I don’t mind the downvote, but I’d be more interested to hear your comment! 🙂

The King
6 years ago

I’m happy for Simone but why does everything these days have to be about the first black woman or whatever it is about race. It really doesn’t matter if she’s the first black woman to do it what matters is that she did fantastic and won the gold medal that she deserved

PsychoDad
6 years ago

State of Texas is proud of Simone Manual, first black woman Olympic champion in swimming. I never use term African American because it is used to segregate black people all over again. It is used to label them as not “part of us” – “us” meaning racists. Black people have advanced in America, but not near enough and racism is on the raise here. This is a moment to celebrate for all of us.

Stay Human
Reply to  PsychoDad
6 years ago

Texas is an amazing swimming state! No surprise that they produced the first black individual Olympic champion. Tanica Jamison, Jeff Commings, and I think Dax Hill were also UTX Longhorns, probably others I don’t know about.

Andromeda
6 years ago

I grew up in Maryland and swam competitively for 15 years. My sister and I were the only black swimmers on my summer team, and were two of a handful of black swimmers on my year round team. It often felt like I was participating in a sport that wasn’t meant for me and it could be incredibly demoralizing. I wish I had had a Simone Manuel to look up to. Simply knowing that someone who looked like me could be so successful in the sport would have meant the world!

For those of you commenting that her race shouldn’t matter in celebrating this win, you’re wrong. It surely matters to all the little black girls who now feel… Read more »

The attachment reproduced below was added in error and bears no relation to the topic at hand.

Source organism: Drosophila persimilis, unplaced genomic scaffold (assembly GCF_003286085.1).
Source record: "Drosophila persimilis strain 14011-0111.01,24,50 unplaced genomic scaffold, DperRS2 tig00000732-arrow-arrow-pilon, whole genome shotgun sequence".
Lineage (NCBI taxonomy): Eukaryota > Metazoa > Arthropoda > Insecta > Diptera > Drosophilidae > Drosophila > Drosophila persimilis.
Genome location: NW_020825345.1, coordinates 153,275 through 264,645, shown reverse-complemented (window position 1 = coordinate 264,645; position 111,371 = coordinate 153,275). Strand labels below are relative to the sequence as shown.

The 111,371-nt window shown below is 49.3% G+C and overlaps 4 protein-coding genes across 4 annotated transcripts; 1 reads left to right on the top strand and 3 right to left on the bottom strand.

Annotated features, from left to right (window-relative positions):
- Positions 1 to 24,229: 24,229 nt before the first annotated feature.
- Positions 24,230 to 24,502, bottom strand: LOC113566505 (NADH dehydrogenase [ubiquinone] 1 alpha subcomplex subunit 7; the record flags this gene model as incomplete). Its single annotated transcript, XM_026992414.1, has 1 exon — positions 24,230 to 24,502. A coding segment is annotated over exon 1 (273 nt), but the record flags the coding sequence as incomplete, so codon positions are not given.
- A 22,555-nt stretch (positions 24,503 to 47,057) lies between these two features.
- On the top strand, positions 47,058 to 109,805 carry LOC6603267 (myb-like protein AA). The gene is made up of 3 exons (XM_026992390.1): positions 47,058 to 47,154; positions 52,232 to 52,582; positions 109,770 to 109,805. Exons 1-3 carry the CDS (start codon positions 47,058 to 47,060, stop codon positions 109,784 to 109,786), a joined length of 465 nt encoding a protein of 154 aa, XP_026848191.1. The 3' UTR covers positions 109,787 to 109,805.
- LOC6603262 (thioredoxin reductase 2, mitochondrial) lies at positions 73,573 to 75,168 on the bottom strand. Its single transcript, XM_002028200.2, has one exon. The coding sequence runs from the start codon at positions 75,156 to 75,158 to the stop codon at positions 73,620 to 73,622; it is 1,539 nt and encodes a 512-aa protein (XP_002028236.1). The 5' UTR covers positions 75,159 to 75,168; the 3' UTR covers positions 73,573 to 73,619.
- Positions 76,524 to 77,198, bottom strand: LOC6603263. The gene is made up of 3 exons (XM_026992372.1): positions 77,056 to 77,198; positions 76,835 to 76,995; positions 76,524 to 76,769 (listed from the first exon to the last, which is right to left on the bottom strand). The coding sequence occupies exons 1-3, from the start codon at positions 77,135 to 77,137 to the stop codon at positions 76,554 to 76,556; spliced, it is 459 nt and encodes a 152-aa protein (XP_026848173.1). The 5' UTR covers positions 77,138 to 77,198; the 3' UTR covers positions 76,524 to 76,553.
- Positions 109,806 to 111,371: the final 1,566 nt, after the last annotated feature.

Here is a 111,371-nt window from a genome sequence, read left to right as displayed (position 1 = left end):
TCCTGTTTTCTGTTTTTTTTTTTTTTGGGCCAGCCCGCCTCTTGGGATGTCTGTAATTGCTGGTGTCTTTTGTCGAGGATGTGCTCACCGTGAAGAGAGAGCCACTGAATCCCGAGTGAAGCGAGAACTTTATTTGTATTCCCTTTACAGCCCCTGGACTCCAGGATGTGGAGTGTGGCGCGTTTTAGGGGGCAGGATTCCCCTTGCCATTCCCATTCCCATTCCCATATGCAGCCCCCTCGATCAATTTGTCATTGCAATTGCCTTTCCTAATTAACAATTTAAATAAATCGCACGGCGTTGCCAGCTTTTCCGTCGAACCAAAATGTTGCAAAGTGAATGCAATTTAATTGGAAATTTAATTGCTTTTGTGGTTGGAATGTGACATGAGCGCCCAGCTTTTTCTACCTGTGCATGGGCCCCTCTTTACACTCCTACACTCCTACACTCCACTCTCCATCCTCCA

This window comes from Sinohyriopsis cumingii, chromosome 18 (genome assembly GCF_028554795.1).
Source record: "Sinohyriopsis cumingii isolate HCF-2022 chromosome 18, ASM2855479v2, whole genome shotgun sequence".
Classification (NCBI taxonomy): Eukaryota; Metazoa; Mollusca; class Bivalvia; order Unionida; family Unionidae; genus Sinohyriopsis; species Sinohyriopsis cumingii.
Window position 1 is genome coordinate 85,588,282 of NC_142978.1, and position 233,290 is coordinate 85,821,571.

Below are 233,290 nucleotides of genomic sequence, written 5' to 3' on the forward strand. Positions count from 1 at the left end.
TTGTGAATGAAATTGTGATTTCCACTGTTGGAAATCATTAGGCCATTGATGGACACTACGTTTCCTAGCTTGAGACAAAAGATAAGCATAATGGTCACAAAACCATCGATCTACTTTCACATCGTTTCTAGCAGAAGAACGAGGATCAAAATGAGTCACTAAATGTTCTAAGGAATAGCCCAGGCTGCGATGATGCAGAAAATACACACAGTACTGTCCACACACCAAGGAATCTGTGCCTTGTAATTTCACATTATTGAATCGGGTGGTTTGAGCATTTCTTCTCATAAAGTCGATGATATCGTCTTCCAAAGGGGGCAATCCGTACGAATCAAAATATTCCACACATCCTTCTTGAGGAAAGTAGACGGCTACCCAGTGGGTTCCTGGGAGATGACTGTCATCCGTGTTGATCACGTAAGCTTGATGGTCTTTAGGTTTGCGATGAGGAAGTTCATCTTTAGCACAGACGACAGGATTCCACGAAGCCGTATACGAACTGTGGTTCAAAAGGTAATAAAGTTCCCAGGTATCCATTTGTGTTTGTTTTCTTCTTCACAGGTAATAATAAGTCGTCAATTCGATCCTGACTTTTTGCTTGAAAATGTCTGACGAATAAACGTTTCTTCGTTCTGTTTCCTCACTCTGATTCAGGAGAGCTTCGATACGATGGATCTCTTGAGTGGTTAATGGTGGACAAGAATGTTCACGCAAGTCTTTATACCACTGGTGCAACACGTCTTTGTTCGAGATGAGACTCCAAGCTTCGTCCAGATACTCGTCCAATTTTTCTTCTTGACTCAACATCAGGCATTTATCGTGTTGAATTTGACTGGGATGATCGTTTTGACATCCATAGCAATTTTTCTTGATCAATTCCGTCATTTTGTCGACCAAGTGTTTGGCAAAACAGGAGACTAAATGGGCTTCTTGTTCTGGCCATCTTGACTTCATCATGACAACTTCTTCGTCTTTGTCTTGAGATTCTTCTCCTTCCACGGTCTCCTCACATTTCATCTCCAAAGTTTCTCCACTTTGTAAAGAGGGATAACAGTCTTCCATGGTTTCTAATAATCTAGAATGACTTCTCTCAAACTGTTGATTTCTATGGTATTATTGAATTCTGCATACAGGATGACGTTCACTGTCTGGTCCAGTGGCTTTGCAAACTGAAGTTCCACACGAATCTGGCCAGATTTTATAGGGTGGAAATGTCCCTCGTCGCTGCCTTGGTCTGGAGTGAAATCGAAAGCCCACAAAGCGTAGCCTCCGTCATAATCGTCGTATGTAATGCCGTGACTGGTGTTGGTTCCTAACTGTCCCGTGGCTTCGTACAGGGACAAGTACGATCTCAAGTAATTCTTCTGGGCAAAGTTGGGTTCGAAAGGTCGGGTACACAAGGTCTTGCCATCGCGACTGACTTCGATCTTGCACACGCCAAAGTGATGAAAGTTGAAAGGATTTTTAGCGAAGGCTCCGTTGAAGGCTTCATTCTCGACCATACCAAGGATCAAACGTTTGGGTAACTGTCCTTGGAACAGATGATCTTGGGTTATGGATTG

Over the PC
Reply to  Andromeda
6 years ago

Lets reverse the situation here-I dare say the same can be said for someone who is not black participating in football, basketball, etc.
I’m sure everyone has had a role model at one point in their life wether a family member, athelte, advocate, etc but it shouldn’t be based specifically on skin color, rather, in my opinion, the decisions and choices that role model has made.

Stay Human
Reply to  Over the PC
6 years ago

lol! Of course character is more important than skin color, but I think you’re missing a point here. Most black kid swimmers DO have mostly white role models because– there are extremely few black ones to choose from!! And that situation you described is not reversed, for one thing: Even if black athletes may dominate professional football and basketball now, there are still more white athletes than just the handful of elite/professional level black swimmers. And more importantly, white athletes in those sports didn’t have to go through a recent period growing up where they or their parents were excluded from playing fields like black swimmers were excluded from pools. Indeed, the reverse was true, but in those sports the… Read more »

Over the PC
6 years ago

Why can’t she just be labeled an “American” as she is, as we living here are. Labeling is exactly why we have the division we do. If people are so invested in inclusion, start with that. Time to start focusing on people’s accomplishments and not their race.

Phonenomal swim by Manuel. Definitely the race of the games. Congratulations on your outstanding accomplishments! Go USA!

Dawgpaddle
Reply to  Over the PC
6 years ago

When one becomes aware of ones race, one becomes a racist. That is just how it is. So we are ALL racist to a degree. Simone swam a race similar to Jason Lezak anchoring our 4 FRR when he flew past the Frenchman! Simone flew past the fading, tying up Aussie like she was standing still. A GREAT UNFORGETTABLE VICTORY. It was interesting when I was cheering Simone on to the wall….I was NOT thinking about her race. As a sportsperson, I am very proud of and happy for Simone. She is articulate, talented and encompasses what it great in Sport.

About Jared Anderson

Jared Anderson

Jared Anderson swam for nearly twenty years. Then, Jared Anderson stopped swimming and started writing about swimming. He's not sick of swimming yet. Swimming might be sick of him, though. Jared was a YMCA and high school swimmer in northern Minnesota, and spent his college years swimming breaststroke and occasionally pretending …